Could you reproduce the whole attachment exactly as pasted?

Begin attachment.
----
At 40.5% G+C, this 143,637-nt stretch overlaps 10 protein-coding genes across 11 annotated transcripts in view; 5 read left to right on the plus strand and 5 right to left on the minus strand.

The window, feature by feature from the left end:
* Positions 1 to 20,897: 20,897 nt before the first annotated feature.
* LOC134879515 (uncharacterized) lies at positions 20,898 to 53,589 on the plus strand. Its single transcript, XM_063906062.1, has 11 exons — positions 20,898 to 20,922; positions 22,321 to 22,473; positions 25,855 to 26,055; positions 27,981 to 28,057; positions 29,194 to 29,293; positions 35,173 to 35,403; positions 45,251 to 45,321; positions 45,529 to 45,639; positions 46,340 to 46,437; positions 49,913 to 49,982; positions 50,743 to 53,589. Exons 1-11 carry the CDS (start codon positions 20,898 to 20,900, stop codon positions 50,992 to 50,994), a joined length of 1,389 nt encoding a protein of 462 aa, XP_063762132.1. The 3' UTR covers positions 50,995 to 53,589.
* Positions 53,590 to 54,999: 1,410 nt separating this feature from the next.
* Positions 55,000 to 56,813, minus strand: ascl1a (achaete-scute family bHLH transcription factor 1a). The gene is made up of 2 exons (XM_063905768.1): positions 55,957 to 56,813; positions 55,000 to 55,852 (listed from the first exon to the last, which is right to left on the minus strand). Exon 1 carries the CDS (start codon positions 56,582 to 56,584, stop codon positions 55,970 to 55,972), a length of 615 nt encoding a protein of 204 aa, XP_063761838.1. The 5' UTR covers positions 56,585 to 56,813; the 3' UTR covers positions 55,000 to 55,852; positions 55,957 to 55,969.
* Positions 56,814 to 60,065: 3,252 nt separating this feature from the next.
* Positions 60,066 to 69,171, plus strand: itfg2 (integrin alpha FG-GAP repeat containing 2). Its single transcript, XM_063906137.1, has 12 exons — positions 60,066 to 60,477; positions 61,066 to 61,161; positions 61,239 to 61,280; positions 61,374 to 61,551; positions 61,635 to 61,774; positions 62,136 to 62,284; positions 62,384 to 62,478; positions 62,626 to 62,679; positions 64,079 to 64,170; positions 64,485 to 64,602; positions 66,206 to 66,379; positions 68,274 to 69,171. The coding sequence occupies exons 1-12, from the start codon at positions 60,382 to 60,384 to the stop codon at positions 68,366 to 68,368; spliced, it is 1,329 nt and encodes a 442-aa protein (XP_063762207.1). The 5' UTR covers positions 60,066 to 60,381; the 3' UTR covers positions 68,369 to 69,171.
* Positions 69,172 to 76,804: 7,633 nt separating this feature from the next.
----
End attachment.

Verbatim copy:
At 40.5% G+C, this 143,637-nt stretch overlaps 10 protein-coding genes across 11 annotated transcripts in view; 5 read left to right on the plus strand and 5 right to left on the minus strand.

The window, feature by feature from the left end:
* Positions 1 to 20,897: 20,897 nt before the first annotated feature.
* LOC134879515 (uncharacterized) lies at positions 20,898 to 53,589 on the plus strand. Its single transcript, XM_063906062.1, has 11 exons — positions 20,898 to 20,922; positions 22,321 to 22,473; positions 25,855 to 26,055; positions 27,981 to 28,057; positions 29,194 to 29,293; positions 35,173 to 35,403; positions 45,251 to 45,321; positions 45,529 to 45,639; positions 46,340 to 46,437; positions 49,913 to 49,982; positions 50,743 to 53,589. Exons 1-11 carry the CDS (start codon positions 20,898 to 20,900, stop codon positions 50,992 to 50,994), a joined length of 1,389 nt encoding a protein of 462 aa, XP_063762132.1. The 3' UTR covers positions 50,995 to 53,589.
* Positions 53,590 to 54,999: 1,410 nt separating this feature from the next.
* Positions 55,000 to 56,813, minus strand: ascl1a (achaete-scute family bHLH transcription factor 1a). The gene is made up of 2 exons (XM_063905768.1): positions 55,957 to 56,813; positions 55,000 to 55,852 (listed from the first exon to the last, which is right to left on the minus strand). Exon 1 carries the CDS (start codon positions 56,582 to 56,584, stop codon positions 55,970 to 55,972), a length of 615 nt encoding a protein of 204 aa, XP_063761838.1. The 5' UTR covers positions 56,585 to 56,813; the 3' UTR covers positions 55,000 to 55,852; positions 55,957 to 55,969.
* Positions 56,814 to 60,065: 3,252 nt separating this feature from the next.
* Positions 60,066 to 69,171, plus strand: itfg2 (integrin alpha FG-GAP repeat containing 2). Its single transcript, XM_063906137.1, has 12 exons — positions 60,066 to 60,477; positions 61,066 to 61,161; positions 61,239 to 61,280; positions 61,374 to 61,551; positions 61,635 to 61,774; positions 62,136 to 62,284; positions 62,384 to 62,478; positions 62,626 to 62,679; positions 64,079 to 64,170; positions 64,485 to 64,602; positions 66,206 to 66,379; positions 68,274 to 69,171. The coding sequence occupies exons 1-12, from the start codon at positions 60,382 to 60,384 to the stop codon at positions 68,366 to 68,368; spliced, it is 1,329 nt and encodes a 442-aa protein (XP_063762207.1). The 5' UTR covers positions 60,066 to 60,381; the 3' UTR covers positions 68,369 to 69,171.
* Positions 69,172 to 76,804: 7,633 nt separating this feature from the next.